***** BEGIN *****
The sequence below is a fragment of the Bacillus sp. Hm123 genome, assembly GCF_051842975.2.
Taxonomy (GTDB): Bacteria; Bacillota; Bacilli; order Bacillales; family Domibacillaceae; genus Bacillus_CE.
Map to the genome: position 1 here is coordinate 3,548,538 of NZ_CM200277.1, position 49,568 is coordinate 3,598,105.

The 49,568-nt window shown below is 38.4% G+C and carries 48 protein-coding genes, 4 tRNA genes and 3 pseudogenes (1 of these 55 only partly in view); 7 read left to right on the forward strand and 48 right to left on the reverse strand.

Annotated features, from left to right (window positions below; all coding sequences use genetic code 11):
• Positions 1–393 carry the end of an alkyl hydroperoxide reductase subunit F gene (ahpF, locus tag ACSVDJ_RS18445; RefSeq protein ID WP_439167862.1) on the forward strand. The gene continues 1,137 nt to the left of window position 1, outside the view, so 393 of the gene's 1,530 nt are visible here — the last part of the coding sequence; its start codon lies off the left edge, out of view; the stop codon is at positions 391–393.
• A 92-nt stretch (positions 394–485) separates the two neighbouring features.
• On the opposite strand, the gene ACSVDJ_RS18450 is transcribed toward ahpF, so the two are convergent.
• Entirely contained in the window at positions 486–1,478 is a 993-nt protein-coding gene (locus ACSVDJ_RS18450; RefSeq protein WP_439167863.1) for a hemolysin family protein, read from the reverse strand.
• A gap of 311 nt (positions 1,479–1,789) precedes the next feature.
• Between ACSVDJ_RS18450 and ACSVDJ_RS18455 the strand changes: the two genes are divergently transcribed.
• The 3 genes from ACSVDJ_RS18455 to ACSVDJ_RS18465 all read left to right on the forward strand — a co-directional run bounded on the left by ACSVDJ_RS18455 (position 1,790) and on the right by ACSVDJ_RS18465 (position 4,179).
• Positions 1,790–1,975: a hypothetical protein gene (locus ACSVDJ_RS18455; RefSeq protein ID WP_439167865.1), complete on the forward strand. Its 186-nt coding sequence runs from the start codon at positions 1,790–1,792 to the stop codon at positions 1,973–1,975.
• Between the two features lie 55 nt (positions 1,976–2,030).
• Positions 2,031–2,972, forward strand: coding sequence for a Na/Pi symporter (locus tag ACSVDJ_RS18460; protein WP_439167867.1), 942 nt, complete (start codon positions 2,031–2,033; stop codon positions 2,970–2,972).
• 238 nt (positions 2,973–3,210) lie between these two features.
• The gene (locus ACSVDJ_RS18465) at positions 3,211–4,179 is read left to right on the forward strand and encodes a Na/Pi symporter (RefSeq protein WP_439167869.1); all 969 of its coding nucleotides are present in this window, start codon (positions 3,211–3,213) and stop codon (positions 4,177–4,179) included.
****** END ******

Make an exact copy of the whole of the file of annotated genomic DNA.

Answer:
The sequence below is a fragment of the Bacillus sp. Hm123 genome, assembly GCF_051842975.2.
Taxonomy (GTDB): Bacteria; Bacillota; Bacilli; order Bacillales; family Domibacillaceae; genus Bacillus_CE.
Map to the genome: position 1 here is coordinate 3,548,538 of NZ_CM200277.1, position 49,568 is coordinate 3,598,105.

The 49,568-nt window shown below is 38.4% G+C and carries 48 protein-coding genes, 4 tRNA genes and 3 pseudogenes (1 of these 55 only partly in view); 7 read left to right on the forward strand and 48 right to left on the reverse strand.

Annotated features, from left to right (window positions below; all coding sequences use genetic code 11):
• Positions 1–393 carry the end of an alkyl hydroperoxide reductase subunit F gene (ahpF, locus tag ACSVDJ_RS18445; RefSeq protein ID WP_439167862.1) on the forward strand. The gene continues 1,137 nt to the left of window position 1, outside the view, so 393 of the gene's 1,530 nt are visible here — the last part of the coding sequence; its start codon lies off the left edge, out of view; the stop codon is at positions 391–393.
• A 92-nt stretch (positions 394–485) separates the two neighbouring features.
• On the opposite strand, the gene ACSVDJ_RS18450 is transcribed toward ahpF, so the two are convergent.
• Entirely contained in the window at positions 486–1,478 is a 993-nt protein-coding gene (locus ACSVDJ_RS18450; RefSeq protein WP_439167863.1) for a hemolysin family protein, read from the reverse strand.
• A gap of 311 nt (positions 1,479–1,789) precedes the next feature.
• Between ACSVDJ_RS18450 and ACSVDJ_RS18455 the strand changes: the two genes are divergently transcribed.
• The 3 genes from ACSVDJ_RS18455 to ACSVDJ_RS18465 all read left to right on the forward strand — a co-directional run bounded on the left by ACSVDJ_RS18455 (position 1,790) and on the right by ACSVDJ_RS18465 (position 4,179).
• Positions 1,790–1,975: a hypothetical protein gene (locus ACSVDJ_RS18455; RefSeq protein ID WP_439167865.1), complete on the forward strand. Its 186-nt coding sequence runs from the start codon at positions 1,790–1,792 to the stop codon at positions 1,973–1,975.
• Between the two features lie 55 nt (positions 1,976–2,030).
• Positions 2,031–2,972, forward strand: coding sequence for a Na/Pi symporter (locus tag ACSVDJ_RS18460; protein WP_439167867.1), 942 nt, complete (start codon positions 2,031–2,033; stop codon positions 2,970–2,972).
• 238 nt (positions 2,973–3,210) lie between these two features.
• The gene (locus ACSVDJ_RS18465) at positions 3,211–4,179 is read left to right on the forward strand and encodes a Na/Pi symporter (RefSeq protein WP_439167869.1); all 969 of its coding nucleotides are present in this window, start codon (positions 3,211–3,213) and stop codon (positions 4,177–4,179) included.